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Analysis of Choice Expectations in Incomplete Scenarios

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  • Manski, Charles F

Abstract

This paper studies the use of probabilistic expectations data to predict behavior in incomplete scenarios posed by the researcher. The information that respondents have when replying to questions posing incomplete scenarios is a subset of the information that they would have in actual choice settings. Hence such questions do not elicit pure statements of preference; they elicit preferences mixed with expectations of future events that may affect choice behavior. The analysis developed here assumes respondents recognize that their behavior may depend on information they do not have when expectations are elicited, and that they answer coherently and honestly given the information provided. The objective in imagining such ideal respondents is to place a logical upper bound on the predictive content of elicited choice expectations. Copyright 1999 by Kluwer Academic Publishers

Suggested Citation

  • Manski, Charles F, 1999. "Analysis of Choice Expectations in Incomplete Scenarios," Journal of Risk and Uncertainty, Springer, vol. 19(1-3), pages 49-66, December.
  • Handle: RePEc:kap:jrisku:v:19:y:1999:i:1-3:p:49-66
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    Citations

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    Cited by:

    1. Domínguez-Torreiro, Marcos & Soliño, Mario, 2011. "Provided and perceived status quo in choice experiments: Implications for valuing the outputs of multifunctional rural areas," Ecological Economics, Elsevier, vol. 70(12), pages 2523-2531.
    2. Philipp Lergetporer & Katharina Werner & Ludger Wößmann, 2018. "Does Ignorance of Economic Returns and Costs Explain the Educational Aspiration Gap? Evidence from Representative Survey Experiments," CESifo Working Paper Series 7000, CESifo Group Munich.
    3. Petra Todd & Kenneth I. Wolpin, 2002. "Using a Social Experiment to Validate a Dynamic Behavioral Model of Child Schooling and Fertility: Assessing the Impact of a School Subsidy Program in Mexico," PIER Working Paper Archive 03-022, Penn Institute for Economic Research, Department of Economics, University of Pennsylvania, revised 01 Sep 2003.
    4. Arcidiacono, Peter & Hotz, V. Joseph & Kang, Songman, 2012. "Modeling college major choices using elicited measures of expectations and counterfactuals," Journal of Econometrics, Elsevier, vol. 166(1), pages 3-16.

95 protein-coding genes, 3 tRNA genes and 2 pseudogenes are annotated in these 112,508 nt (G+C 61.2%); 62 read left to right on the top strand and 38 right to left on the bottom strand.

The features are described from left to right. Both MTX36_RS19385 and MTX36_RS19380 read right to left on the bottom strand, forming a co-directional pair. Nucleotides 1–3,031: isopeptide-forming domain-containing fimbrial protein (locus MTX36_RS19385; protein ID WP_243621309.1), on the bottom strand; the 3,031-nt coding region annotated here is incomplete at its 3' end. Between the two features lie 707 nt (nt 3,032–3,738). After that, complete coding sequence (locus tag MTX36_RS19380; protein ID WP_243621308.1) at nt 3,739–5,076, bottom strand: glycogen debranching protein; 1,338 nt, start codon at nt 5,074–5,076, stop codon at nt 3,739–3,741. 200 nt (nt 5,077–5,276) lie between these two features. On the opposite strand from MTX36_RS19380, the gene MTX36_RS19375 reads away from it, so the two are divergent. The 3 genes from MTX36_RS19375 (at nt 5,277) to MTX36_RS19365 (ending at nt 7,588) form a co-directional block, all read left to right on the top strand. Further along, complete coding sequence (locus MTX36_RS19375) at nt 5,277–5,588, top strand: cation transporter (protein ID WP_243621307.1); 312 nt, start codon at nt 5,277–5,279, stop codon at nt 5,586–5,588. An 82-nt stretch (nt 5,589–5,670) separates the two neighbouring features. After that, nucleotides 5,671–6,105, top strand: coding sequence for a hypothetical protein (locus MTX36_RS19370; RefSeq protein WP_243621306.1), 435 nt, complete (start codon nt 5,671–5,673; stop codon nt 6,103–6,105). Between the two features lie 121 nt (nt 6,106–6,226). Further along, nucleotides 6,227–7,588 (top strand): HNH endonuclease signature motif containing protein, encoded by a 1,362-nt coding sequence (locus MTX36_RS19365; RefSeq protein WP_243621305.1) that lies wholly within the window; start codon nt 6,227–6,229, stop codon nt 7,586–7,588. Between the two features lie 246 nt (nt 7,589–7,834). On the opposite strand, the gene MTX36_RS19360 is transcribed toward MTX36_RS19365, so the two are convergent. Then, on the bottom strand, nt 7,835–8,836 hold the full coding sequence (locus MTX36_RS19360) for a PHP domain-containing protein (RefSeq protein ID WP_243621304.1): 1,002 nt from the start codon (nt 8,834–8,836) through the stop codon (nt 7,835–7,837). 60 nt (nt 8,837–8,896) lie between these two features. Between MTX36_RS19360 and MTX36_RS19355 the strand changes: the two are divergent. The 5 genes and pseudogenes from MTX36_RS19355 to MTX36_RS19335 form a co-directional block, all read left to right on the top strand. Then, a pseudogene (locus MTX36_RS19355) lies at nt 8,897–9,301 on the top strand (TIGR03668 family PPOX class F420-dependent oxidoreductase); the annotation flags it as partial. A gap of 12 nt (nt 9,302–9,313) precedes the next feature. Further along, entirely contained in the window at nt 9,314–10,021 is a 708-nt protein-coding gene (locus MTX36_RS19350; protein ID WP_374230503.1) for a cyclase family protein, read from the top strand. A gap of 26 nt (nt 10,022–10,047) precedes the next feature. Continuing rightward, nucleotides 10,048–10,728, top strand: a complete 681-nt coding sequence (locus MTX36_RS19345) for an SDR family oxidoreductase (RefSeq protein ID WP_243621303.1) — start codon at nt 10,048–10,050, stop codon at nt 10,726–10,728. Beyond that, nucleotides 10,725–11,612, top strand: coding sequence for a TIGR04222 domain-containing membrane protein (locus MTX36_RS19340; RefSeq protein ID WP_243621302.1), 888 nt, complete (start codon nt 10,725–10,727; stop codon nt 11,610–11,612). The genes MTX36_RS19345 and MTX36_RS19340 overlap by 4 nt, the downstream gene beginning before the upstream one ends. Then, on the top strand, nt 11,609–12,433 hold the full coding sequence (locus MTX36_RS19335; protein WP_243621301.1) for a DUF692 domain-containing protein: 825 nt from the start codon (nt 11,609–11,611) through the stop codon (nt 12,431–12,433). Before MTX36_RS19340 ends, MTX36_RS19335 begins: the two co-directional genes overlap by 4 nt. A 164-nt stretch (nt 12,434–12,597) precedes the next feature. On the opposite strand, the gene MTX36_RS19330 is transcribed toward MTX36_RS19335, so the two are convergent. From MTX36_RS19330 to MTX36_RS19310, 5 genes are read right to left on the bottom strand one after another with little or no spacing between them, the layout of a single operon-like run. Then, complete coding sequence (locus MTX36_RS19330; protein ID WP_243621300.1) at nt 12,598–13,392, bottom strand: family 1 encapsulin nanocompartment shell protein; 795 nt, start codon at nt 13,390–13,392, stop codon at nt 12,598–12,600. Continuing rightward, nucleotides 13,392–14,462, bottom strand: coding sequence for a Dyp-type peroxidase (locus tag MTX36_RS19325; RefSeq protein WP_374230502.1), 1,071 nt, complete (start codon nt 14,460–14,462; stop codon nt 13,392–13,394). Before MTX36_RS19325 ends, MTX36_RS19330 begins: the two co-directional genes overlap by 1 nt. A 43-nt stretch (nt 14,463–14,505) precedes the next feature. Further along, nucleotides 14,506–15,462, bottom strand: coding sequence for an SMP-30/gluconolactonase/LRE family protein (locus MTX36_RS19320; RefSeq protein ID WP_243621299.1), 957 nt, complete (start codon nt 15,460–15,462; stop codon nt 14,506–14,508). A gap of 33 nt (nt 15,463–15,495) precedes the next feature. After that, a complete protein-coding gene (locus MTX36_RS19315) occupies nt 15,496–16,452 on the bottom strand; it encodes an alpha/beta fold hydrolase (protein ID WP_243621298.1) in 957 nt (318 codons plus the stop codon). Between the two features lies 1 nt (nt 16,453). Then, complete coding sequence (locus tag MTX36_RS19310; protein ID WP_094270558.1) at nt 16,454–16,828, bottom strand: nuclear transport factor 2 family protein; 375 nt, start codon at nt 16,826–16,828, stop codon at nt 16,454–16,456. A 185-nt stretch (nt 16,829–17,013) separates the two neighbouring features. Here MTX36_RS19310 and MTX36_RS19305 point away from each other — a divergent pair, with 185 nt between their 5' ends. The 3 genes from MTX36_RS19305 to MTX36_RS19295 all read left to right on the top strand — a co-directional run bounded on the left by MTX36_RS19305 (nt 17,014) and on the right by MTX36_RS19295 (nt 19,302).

5. Bruno Contini, 2011. "Forecasting Errors: Yet more Problems for Identification?," Economia politica, Società editrice il Mulino, issue 2, pages 185-194.
    6. Martin Boyer & Philippe De Donder & Claude Fluet & Marie-Louise Leroux & Pierre-Carl Michaud, 2017. "Long-Term Care Insurance: Knowledge Barriers, Risk Perception and Adverse Selection," NBER Working Papers 23918, National Bureau of Economic Research, Inc.
    7. Asher A. Blass & Saul Lach & Charles F. Manski, 2010. "Using Elicited Choice Probabilities To Estimate Random Utility Models: Preferences For Electricity Reliability," International Economic Review, Department of Economics, University of Pennsylvania and Osaka University Institute of Social and Economic Research Association, vol. 51(2), pages 421-440, May.
    8. Kesternich, Iris & Heiss, Florian & McFadden, Daniel & Winter, Joachim, 2013. "Suit the action to the word, the word to the action: Hypothetical choices and real decisions in Medicare Part D," Journal of Health Economics, Elsevier, vol. 32(6), pages 1313-1324.
    9. Charles F. Manski, 2017. "Survey Measurement of Probabilistic Macroeconomic Expectations: Progress and Promise," NBER Chapters,in: NBER Macroeconomics Annual 2017, volume 32 National Bureau of Economic Research, Inc.
    10. Dekker, Thijs & Hess, Stephane & Brouwer, Roy & Hofkes, Marjan, 2016. "Decision uncertainty in multi-attribute stated preference studies," Resource and Energy Economics, Elsevier, vol. 43(C), pages 57-73.
    11. Daniel McFadden & Albert Bemmaor & Francis Caro & Jeff Dominitz & Byung-Hill Jun & Arthur Lewbel & Rosa Matzkin & Francesca Molinari & Norbert Schwarz & Robert Willis & Joachim Winter, 2005. "Statistical Analysis of Choice Experiments and Surveys," Marketing Letters, Springer, vol. 16(3), pages 183-196, December.
    12. Philip Kostov & John Lingard, 2004. "Risk Management – Managing Risks, not Calculating Them," Risk and Insurance 0409001, EconWPA.
    13. Robert Chambers & Teresa Serra & Spiro Stefanou, 2015. "Using ex ante output elicitation to model state-contingent technologies," Journal of Productivity Analysis, Springer, vol. 43(1), pages 75-83, February.
    14. van der Klaauw, Wilbert & Wolpin, Kenneth I., 2008. "Social security and the retirement and savings behavior of low-income households," Journal of Econometrics, Elsevier, vol. 145(1-2), pages 21-42, July.
    15. Anand, P.B., 2001. "Consumer Preferences for Water Supply? An Application of Choice Models to Urban India," WIDER Working Paper Series 145, World Institute for Development Economic Research (UNU-WIDER).
    16. Tomás del Barrio Casto & William Nilsson & Andrés J. Picazo-Tadeo, 2013. "How wrong can you be, without noticing? Further evidence on speci cation errors in the Conditional Logit," Working Papers 1318, Department of Applied Economics II, Universidad de Valencia.
    17. Morita, Tamaki & Managi, Shunsuke, 2015. "Consumers’ willingness to pay for electricity after the Great East Japan Earthquake," Economic Analysis and Policy, Elsevier, vol. 48(C), pages 82-105.
    18. Zhang, Junyi, 2014. "Revisiting residential self-selection issues: A life-oriented approach," The Journal of Transport and Land Use, Center for Transportation Studies, University of Minnesota, vol. 7(3), pages 29-45.

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